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“This one photo was like, ‘Hi, I’m 22 years old and I have perky boobs,” continued the “One Tree Hill” alum. “Like, don’t post the perky boob photo. You’re not gonna be hired. I’m not hiring you.”

Kramer quickly tried to clarify parts of her statements that she felt were taken out of context on Instagram.

“There has been some backlash about my nanny comments so I want to come here to discuss. First of all, a few of the things I said were taken severely out of context. Like the fact that people think I meant the nanny deserved it cause she is hot,” Kramer wrote in the caption of a photo of her family. “I did NOT say that NOR would I ever say that or think that. No one ever deserves to be sexually assaulted in the workplace based on what they wear or how they look. Period.”

Kramer noted that she and her podcast crew were discussing the idea of not bringing temptation into one’s household with an attractive and overly flirtatious nanny. However, she acknowledged that generalizing like that is wrong.

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“On my podcast I like to stir things up, start conversations BUT never to offend others. So for the nannies I have offended I’m sorry. The funny thing is all my past nannies have been beautiful and I never cared because they LOVED my children and that’s what it’s about.”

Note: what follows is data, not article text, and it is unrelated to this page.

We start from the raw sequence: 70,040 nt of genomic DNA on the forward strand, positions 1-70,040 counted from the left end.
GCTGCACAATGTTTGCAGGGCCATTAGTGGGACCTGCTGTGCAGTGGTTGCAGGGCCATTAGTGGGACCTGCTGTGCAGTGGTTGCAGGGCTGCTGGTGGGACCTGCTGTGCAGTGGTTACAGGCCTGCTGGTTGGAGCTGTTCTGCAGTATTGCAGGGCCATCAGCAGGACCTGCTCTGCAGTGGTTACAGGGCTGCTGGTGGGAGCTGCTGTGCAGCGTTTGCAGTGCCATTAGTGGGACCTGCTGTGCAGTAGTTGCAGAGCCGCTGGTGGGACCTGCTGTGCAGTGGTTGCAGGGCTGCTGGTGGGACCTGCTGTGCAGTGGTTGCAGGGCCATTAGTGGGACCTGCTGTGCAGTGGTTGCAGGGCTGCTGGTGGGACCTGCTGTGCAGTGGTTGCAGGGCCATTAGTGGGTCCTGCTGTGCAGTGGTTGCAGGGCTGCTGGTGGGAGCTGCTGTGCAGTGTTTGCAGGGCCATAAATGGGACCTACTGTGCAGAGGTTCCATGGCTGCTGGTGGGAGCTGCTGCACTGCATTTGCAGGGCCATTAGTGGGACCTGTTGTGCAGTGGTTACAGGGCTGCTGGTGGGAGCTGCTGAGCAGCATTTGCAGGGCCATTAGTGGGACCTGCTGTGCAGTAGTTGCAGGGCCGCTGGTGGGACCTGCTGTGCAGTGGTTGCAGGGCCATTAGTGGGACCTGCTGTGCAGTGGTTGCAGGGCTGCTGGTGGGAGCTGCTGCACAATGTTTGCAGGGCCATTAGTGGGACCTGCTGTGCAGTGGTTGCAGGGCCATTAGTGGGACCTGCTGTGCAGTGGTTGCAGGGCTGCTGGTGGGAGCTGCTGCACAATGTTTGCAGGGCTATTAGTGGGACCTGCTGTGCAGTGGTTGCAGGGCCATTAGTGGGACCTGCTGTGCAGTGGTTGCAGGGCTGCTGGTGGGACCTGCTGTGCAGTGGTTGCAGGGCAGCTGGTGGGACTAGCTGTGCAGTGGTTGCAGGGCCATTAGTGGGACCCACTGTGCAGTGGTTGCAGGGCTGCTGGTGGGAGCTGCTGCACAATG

She concluded her post saying, “It’s not about how hot the nanny is, or how big of boobs ur nanny has or what she is wearing... it’s about BOUNDARIES and TRUST.. It truly is about having healthy boundaries with your spouse.”

Kramer admitted there have been times when she was tempted not to share certain aspects of her life on social media. However, she yearns to be authentic and hopes her experience could help another parent.

“I think with my life especially, people write so much stuff, especially about my relationship and what we’re going through,” Kramer explained. “… My husband and I… we’re going to the conversation into our own hands. So we’re speaking our truth. We’re speaking about our relationship on our terms, and what we know is real and authentic. That’s what we want for our kids because our kids are always going to read the comments online, but we’re putting out there our story in our own words… People can always make things up, but at the end of the day, we’re putting it out there.”